Negotiating travel expenses (costs of transporting the children for visitation) seems to be one of those items parents wait until the last minute to think about. But it can be very important and can be a large percentage ofyour monthly child support obligation.The court has wide discretion in this issue and it is usually in your best interest if you can come to an independent agreement with your ex.

Judges will consider which parent moved and why. The parent who moved may be asked to pay more of the visitation transportation costs than the other parent. Then judges consider cost. Is the high cost of travel for visitation going to prevent the traveling parent from seeing the child as often? If so, thenwhat again was the reason for the move? Finally, most judges want to know the relativeabilityof the parties to pay.After having all of the facts, judges will usually rule in a way that makes practical sense because the Guidelines provide little limitation on judicial discretion.

Tennessee Child Support Guidelines state, “If parenting time-related travel expenses are substantial due to the distance between the parents, the tribunal may order the allocation of such costs by deviation from the presumptive child support obligation, taking into consideration the circumstances of the respective parents as well as which parent moved and the reason that the move was made.”

These provisions merely require the judge to “consider” whether a reduction in child support should occur as a result of visitation transportation costs. There is no mandatory reduction in child support for travel related to visitation. There is also no formula to tell a judge how to calculate an adjustment to a parent’s child support obligation from among choices of methodology, such as allocating costs between the parents or cost-offset ratio against a strict computation of the child support obligation.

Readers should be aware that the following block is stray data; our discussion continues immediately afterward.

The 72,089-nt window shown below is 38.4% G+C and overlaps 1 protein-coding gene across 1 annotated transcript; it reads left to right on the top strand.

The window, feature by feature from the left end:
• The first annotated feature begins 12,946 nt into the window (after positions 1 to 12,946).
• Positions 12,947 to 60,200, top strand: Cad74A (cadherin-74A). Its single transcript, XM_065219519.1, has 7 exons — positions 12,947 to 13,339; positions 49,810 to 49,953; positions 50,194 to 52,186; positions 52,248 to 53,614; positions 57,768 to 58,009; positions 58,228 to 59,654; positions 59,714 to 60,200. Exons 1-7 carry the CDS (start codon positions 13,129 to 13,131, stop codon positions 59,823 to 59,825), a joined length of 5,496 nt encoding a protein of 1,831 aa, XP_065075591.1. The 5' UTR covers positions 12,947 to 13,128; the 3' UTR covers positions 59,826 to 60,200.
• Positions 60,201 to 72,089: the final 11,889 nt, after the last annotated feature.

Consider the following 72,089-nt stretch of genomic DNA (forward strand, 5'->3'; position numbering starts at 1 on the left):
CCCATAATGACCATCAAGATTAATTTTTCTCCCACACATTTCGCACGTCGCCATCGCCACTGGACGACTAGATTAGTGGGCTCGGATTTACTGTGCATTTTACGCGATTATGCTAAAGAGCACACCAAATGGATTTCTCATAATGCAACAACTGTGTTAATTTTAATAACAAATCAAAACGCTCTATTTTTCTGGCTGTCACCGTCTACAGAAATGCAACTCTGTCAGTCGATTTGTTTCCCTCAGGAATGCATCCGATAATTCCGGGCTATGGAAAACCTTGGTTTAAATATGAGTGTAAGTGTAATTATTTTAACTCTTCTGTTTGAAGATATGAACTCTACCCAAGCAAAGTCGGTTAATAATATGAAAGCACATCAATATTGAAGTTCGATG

Because the travel expenses reduction is fraught with judicial discretion, the long-distance parent should be ready to argue for a specific, quantified reduction in child support, and to demonstrate the reduction relative to the actual costs of engaging in long-distance visitation. The relocating parent might also want to demonstrate a solid history of taking part in all local visitation opportunities to help bolster the claim that visitation, even if expensive, will regularly continue into the future.

If You Have Questions Please Feel Free To Contact Our Office.
Ryan K McFarland • 1 (931) 919-4376

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